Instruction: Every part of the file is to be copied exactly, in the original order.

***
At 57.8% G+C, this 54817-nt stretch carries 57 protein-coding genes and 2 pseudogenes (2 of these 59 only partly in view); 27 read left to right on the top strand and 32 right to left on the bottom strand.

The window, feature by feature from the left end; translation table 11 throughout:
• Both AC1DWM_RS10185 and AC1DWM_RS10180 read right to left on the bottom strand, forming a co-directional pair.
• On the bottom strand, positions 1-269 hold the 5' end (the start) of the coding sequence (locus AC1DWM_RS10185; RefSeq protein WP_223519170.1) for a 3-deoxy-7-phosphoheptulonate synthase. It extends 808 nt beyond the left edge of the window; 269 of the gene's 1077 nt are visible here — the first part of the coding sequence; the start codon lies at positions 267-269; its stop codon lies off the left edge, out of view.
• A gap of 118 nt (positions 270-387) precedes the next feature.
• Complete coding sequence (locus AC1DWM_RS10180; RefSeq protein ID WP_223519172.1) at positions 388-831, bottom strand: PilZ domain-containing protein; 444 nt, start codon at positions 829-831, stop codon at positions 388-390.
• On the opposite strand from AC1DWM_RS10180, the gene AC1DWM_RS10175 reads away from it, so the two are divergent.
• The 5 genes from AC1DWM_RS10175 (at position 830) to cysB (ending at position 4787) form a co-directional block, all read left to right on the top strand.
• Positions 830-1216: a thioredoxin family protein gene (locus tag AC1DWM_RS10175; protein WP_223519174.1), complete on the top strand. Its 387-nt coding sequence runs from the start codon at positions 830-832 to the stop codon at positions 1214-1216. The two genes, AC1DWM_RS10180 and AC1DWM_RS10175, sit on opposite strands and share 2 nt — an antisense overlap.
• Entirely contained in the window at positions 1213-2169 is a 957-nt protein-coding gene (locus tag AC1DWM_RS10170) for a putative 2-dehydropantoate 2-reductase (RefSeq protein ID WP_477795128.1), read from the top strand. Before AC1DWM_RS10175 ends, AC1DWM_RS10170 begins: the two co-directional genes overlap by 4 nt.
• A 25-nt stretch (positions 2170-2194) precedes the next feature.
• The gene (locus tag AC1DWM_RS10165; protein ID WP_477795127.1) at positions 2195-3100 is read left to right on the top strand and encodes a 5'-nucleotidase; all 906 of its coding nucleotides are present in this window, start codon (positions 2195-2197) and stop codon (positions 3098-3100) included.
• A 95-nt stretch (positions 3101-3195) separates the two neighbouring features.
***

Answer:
At 57.8% G+C, this 54817-nt stretch carries 57 protein-coding genes and 2 pseudogenes (2 of these 59 only partly in view); 27 read left to right on the top strand and 32 right to left on the bottom strand.

The window, feature by feature from the left end; translation table 11 throughout:
• Both AC1DWM_RS10185 and AC1DWM_RS10180 read right to left on the bottom strand, forming a co-directional pair.
• On the bottom strand, positions 1-269 hold the 5' end (the start) of the coding sequence (locus AC1DWM_RS10185; RefSeq protein WP_223519170.1) for a 3-deoxy-7-phosphoheptulonate synthase. It extends 808 nt beyond the left edge of the window; 269 of the gene's 1077 nt are visible here — the first part of the coding sequence; the start codon lies at positions 267-269; its stop codon lies off the left edge, out of view.
• A gap of 118 nt (positions 270-387) precedes the next feature.
• Complete coding sequence (locus AC1DWM_RS10180; RefSeq protein ID WP_223519172.1) at positions 388-831, bottom strand: PilZ domain-containing protein; 444 nt, start codon at positions 829-831, stop codon at positions 388-390.
• On the opposite strand from AC1DWM_RS10180, the gene AC1DWM_RS10175 reads away from it, so the two are divergent.
• The 5 genes from AC1DWM_RS10175 (at position 830) to cysB (ending at position 4787) form a co-directional block, all read left to right on the top strand.
• Positions 830-1216: a thioredoxin family protein gene (locus tag AC1DWM_RS10175; protein WP_223519174.1), complete on the top strand. Its 387-nt coding sequence runs from the start codon at positions 830-832 to the stop codon at positions 1214-1216. The two genes, AC1DWM_RS10180 and AC1DWM_RS10175, sit on opposite strands and share 2 nt — an antisense overlap.
• Entirely contained in the window at positions 1213-2169 is a 957-nt protein-coding gene (locus tag AC1DWM_RS10170) for a putative 2-dehydropantoate 2-reductase (RefSeq protein ID WP_477795128.1), read from the top strand. Before AC1DWM_RS10175 ends, AC1DWM_RS10170 begins: the two co-directional genes overlap by 4 nt.
• A 25-nt stretch (positions 2170-2194) precedes the next feature.
• The gene (locus tag AC1DWM_RS10165; protein ID WP_477795127.1) at positions 2195-3100 is read left to right on the top strand and encodes a 5'-nucleotidase; all 906 of its coding nucleotides are present in this window, start codon (positions 2195-2197) and stop codon (positions 3098-3100) included.
• A 95-nt stretch (positions 3101-3195) separates the two neighbouring features.